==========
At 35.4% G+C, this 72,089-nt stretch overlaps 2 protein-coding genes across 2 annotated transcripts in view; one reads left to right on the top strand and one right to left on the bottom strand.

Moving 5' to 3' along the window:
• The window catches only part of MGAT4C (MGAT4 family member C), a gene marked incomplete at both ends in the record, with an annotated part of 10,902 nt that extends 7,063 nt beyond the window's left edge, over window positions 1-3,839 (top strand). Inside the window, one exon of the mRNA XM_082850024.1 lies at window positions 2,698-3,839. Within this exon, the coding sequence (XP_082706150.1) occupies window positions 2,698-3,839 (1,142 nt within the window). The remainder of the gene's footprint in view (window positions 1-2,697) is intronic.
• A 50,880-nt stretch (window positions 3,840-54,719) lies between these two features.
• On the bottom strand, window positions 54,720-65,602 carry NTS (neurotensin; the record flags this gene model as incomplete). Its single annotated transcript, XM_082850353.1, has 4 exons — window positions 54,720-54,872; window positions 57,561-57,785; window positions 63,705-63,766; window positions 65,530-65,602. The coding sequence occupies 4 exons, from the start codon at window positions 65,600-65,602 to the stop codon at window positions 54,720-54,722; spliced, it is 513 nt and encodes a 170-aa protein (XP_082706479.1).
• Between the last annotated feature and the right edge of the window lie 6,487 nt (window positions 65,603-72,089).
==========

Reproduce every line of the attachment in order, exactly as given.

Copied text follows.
At 35.4% G+C, this 72,089-nt stretch overlaps 2 protein-coding genes across 2 annotated transcripts in view; one reads left to right on the top strand and one right to left on the bottom strand.

Moving 5' to 3' along the window:
• The window catches only part of MGAT4C (MGAT4 family member C), a gene marked incomplete at both ends in the record, with an annotated part of 10,902 nt that extends 7,063 nt beyond the window's left edge, over window positions 1-3,839 (top strand). Inside the window, one exon of the mRNA XM_082850024.1 lies at window positions 2,698-3,839. Within this exon, the coding sequence (XP_082706150.1) occupies window positions 2,698-3,839 (1,142 nt within the window). The remainder of the gene's footprint in view (window positions 1-2,697) is intronic.
• A 50,880-nt stretch (window positions 3,840-54,719) lies between these two features.
• On the bottom strand, window positions 54,720-65,602 carry NTS (neurotensin; the record flags this gene model as incomplete). Its single annotated transcript, XM_082850353.1, has 4 exons — window positions 54,720-54,872; window positions 57,561-57,785; window positions 63,705-63,766; window positions 65,530-65,602. The coding sequence occupies 4 exons, from the start codon at window positions 65,600-65,602 to the stop codon at window positions 54,720-54,722; spliced, it is 513 nt and encodes a 170-aa protein (XP_082706479.1).
• Between the last annotated feature and the right edge of the window lie 6,487 nt (window positions 65,603-72,089).